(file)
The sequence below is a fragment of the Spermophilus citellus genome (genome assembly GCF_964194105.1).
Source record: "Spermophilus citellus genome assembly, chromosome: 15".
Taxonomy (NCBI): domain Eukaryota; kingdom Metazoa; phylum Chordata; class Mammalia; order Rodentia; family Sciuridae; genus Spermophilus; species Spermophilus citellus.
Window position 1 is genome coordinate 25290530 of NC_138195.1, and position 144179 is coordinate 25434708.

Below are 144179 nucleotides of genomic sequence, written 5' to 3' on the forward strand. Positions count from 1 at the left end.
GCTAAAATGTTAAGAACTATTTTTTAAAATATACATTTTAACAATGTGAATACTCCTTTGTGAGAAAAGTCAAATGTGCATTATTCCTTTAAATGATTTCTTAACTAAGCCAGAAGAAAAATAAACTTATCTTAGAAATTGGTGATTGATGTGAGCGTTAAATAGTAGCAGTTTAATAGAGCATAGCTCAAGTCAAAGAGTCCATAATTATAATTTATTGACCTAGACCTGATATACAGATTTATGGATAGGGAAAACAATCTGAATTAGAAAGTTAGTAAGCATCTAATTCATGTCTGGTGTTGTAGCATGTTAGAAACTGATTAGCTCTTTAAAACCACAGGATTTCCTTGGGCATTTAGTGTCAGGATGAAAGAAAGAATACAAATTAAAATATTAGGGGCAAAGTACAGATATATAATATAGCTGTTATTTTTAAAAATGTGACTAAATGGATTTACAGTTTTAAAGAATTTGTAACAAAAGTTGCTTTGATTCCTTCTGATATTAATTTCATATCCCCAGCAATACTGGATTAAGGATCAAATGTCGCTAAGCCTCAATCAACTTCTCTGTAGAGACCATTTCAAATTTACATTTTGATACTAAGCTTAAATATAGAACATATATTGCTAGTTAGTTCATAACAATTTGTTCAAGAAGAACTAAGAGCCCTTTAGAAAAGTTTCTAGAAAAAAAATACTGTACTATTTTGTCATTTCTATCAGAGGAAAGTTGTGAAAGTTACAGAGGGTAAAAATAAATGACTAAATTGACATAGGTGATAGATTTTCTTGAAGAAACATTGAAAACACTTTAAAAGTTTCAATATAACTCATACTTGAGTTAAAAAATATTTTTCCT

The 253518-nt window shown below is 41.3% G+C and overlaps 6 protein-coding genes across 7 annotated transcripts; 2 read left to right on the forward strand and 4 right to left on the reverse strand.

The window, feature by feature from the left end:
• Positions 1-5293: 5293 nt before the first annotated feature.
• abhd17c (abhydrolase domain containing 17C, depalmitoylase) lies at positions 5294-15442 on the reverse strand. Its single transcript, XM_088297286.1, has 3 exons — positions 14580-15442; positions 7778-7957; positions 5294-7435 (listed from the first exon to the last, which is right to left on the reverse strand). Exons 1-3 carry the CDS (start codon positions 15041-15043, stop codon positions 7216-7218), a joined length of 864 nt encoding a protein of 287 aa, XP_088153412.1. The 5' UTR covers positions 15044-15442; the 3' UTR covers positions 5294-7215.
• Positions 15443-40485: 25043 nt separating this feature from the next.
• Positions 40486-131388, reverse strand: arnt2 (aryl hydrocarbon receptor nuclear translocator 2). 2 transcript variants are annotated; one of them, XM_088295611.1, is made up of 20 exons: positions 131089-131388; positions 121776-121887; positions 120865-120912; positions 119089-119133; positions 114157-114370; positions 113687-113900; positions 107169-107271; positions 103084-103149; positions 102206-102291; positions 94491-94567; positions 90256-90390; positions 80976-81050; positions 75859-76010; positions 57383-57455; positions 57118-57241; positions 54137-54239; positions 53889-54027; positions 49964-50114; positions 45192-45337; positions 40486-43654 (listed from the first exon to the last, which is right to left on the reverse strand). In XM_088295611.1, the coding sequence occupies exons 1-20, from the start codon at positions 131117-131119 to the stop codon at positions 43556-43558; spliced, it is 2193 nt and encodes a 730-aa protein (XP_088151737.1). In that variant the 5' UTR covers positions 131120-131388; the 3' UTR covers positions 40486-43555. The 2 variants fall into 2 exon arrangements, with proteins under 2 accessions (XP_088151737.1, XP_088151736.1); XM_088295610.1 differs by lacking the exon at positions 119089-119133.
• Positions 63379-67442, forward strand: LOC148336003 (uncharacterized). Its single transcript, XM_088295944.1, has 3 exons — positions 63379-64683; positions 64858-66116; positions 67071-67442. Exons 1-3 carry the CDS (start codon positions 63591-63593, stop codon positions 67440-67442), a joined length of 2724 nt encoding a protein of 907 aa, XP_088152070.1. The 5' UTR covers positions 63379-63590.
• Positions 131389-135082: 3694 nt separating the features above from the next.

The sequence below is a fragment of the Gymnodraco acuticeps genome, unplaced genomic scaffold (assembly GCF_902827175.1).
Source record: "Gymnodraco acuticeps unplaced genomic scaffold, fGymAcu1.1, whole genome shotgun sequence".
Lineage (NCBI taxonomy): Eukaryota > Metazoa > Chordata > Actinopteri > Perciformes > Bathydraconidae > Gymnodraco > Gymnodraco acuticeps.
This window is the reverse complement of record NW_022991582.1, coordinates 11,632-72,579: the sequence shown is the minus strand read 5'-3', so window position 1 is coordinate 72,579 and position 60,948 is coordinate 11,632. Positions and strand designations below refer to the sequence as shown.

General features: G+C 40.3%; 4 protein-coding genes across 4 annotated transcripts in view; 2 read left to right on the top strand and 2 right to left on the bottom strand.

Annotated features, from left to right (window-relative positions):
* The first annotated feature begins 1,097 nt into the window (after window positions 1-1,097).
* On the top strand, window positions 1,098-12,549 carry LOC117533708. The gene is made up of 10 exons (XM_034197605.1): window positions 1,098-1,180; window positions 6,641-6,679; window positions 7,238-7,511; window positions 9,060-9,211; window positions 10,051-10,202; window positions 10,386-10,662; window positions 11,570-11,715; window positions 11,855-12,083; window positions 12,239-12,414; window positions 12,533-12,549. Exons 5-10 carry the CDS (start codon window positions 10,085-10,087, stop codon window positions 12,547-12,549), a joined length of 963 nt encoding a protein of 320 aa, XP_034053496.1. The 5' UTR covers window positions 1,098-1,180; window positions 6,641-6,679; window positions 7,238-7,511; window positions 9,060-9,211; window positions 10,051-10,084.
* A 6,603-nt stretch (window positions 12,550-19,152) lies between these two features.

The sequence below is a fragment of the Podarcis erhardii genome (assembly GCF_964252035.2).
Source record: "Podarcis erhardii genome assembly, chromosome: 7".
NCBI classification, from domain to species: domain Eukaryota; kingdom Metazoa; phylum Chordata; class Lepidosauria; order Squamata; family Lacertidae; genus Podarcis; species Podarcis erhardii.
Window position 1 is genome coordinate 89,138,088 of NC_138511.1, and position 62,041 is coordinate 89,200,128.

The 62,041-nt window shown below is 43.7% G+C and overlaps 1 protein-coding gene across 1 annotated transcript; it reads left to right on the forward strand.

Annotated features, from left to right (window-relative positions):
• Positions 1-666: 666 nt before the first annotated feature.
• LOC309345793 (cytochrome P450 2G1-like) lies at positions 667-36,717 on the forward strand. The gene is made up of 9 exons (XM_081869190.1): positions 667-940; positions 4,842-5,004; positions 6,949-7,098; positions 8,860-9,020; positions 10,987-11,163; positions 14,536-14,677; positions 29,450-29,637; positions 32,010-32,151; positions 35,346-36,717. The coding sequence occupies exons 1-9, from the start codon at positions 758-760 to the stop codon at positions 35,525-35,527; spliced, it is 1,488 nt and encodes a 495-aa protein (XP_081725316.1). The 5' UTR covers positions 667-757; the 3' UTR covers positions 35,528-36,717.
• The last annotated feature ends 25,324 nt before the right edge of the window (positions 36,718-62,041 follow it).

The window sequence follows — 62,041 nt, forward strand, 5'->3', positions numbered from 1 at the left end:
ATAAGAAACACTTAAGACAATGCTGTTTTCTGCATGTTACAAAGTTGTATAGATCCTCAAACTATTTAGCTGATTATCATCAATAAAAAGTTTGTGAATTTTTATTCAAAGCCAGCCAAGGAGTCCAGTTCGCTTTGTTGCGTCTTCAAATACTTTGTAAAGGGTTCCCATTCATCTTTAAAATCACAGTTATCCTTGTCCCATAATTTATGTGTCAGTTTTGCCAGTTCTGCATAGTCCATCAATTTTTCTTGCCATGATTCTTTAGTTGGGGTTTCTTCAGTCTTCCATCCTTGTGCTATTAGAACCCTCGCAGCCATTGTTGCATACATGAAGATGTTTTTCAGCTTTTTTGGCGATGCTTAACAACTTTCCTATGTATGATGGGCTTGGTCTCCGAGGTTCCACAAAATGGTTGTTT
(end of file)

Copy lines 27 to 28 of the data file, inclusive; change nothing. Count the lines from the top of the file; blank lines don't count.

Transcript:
Window position 1 is genome coordinate 89,138,088 of NC_138511.1, and position 62,041 is coordinate 89,200,128.

The 62,041-nt window shown below is 43.7% G+C and overlaps 1 protein-coding gene across 1 annotated transcript; it reads left to right on the forward strand.